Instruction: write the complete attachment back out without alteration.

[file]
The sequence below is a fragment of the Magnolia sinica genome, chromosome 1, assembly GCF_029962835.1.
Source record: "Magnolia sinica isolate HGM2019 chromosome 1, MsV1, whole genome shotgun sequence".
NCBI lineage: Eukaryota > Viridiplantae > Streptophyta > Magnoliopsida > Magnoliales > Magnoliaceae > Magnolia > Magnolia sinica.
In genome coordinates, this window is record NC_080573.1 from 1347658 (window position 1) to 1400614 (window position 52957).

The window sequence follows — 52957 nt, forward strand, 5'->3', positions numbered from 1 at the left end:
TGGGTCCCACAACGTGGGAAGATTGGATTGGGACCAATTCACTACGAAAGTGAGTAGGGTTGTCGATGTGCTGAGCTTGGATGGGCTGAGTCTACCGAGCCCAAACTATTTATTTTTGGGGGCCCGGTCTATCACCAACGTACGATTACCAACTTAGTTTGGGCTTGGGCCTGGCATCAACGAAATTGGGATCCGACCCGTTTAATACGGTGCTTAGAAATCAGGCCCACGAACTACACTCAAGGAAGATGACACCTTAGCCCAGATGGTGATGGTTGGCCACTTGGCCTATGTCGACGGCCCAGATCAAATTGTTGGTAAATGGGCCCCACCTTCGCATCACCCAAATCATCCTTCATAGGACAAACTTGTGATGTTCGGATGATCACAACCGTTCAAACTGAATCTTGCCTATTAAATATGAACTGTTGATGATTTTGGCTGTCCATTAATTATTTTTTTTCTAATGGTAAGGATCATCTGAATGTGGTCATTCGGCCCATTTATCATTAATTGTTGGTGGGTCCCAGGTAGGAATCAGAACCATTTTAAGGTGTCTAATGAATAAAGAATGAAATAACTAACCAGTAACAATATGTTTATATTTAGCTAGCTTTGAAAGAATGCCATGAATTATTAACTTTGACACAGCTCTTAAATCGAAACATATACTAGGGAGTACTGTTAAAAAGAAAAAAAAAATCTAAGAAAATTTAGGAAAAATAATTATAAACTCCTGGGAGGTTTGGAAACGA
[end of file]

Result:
The sequence below is a fragment of the Magnolia sinica genome, chromosome 1, assembly GCF_029962835.1.
Source record: "Magnolia sinica isolate HGM2019 chromosome 1, MsV1, whole genome shotgun sequence".
NCBI lineage: Eukaryota > Viridiplantae > Streptophyta > Magnoliopsida > Magnoliales > Magnoliaceae > Magnolia > Magnolia sinica.
In genome coordinates, this window is record NC_080573.1 from 1347658 (window position 1) to 1400614 (window position 52957).

The window sequence follows — 52957 nt, forward strand, 5'->3', positions numbered from 1 at the left end:
TGGGTCCCACAACGTGGGAAGATTGGATTGGGACCAATTCACTACGAAAGTGAGTAGGGTTGTCGATGTGCTGAGCTTGGATGGGCTGAGTCTACCGAGCCCAAACTATTTATTTTTGGGGGCCCGGTCTATCACCAACGTACGATTACCAACTTAGTTTGGGCTTGGGCCTGGCATCAACGAAATTGGGATCCGACCCGTTTAATACGGTGCTTAGAAATCAGGCCCACGAACTACACTCAAGGAAGATGACACCTTAGCCCAGATGGTGATGGTTGGCCACTTGGCCTATGTCGACGGCCCAGATCAAATTGTTGGTAAATGGGCCCCACCTTCGCATCACCCAAATCATCCTTCATAGGACAAACTTGTGATGTTCGGATGATCACAACCGTTCAAACTGAATCTTGCCTATTAAATATGAACTGTTGATGATTTTGGCTGTCCATTAATTATTTTTTTTCTAATGGTAAGGATCATCTGAATGTGGTCATTCGGCCCATTTATCATTAATTGTTGGTGGGTCCCAGGTAGGAATCAGAACCATTTTAAGGTGTCTAATGAATAAAGAATGAAATAACTAACCAGTAACAATATGTTTATATTTAGCTAGCTTTGAAAGAATGCCATGAATTATTAACTTTGACACAGCTCTTAAATCGAAACATATACTAGGGAGTACTGTTAAAAAGAAAAAAAAAATCTAAGAAAATTTAGGAAAAATAATTATAAACTCCTGGGAGGTTTGGAAACGA